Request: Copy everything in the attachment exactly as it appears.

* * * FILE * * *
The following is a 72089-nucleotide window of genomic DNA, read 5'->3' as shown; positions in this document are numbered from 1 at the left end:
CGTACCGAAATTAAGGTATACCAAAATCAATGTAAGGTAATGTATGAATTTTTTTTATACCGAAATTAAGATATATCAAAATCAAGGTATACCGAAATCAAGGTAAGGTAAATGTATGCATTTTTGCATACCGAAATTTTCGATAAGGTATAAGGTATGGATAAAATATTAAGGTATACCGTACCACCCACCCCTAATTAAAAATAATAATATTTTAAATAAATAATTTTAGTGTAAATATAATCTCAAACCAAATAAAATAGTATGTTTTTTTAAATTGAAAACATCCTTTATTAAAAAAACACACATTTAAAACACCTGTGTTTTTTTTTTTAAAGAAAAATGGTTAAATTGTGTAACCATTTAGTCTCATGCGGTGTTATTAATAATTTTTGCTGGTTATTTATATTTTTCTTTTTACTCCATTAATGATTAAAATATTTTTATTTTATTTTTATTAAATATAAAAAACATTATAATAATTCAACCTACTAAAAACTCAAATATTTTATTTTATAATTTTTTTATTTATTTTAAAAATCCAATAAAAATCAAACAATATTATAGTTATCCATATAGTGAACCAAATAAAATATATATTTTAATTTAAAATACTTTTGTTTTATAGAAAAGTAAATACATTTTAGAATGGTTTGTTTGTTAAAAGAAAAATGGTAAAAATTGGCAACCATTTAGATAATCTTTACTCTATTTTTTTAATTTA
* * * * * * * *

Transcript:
The following is a 72089-nucleotide window of genomic DNA, read 5'->3' as shown; positions in this document are numbered from 1 at the left end:
CGTACCGAAATTAAGGTATACCAAAATCAATGTAAGGTAATGTATGAATTTTTTTTATACCGAAATTAAGATATATCAAAATCAAGGTATACCGAAATCAAGGTAAGGTAAATGTATGCATTTTTGCATACCGAAATTTTCGATAAGGTATAAGGTATGGATAAAATATTAAGGTATACCGTACCACCCACCCCTAATTAAAAATAATAATATTTTAAATAAATAATTTTAGTGTAAATATAATCTCAAACCAAATAAAATAGTATGTTTTTTTAAATTGAAAACATCCTTTATTAAAAAAACACACATTTAAAACACCTGTGTTTTTTTTTTTAAAGAAAAATGGTTAAATTGTGTAACCATTTAGTCTCATGCGGTGTTATTAATAATTTTTGCTGGTTATTTATATTTTTCTTTTTACTCCATTAATGATTAAAATATTTTTATTTTATTTTTATTAAATATAAAAAACATTATAATAATTCAACCTACTAAAAACTCAAATATTTTATTTTATAATTTTTTTATTTATTTTAAAAATCCAATAAAAATCAAACAATATTATAGTTATCCATATAGTGAACCAAATAAAATATATATTTTAATTTAAAATACTTTTGTTTTATAGAAAAGTAAATACATTTTAGAATGGTTTGTTTGTTAAAAGAAAAATGGTAAAAATTGGCAACCATTTAGATAATCTTTACTCTATTTTTTTAATTTA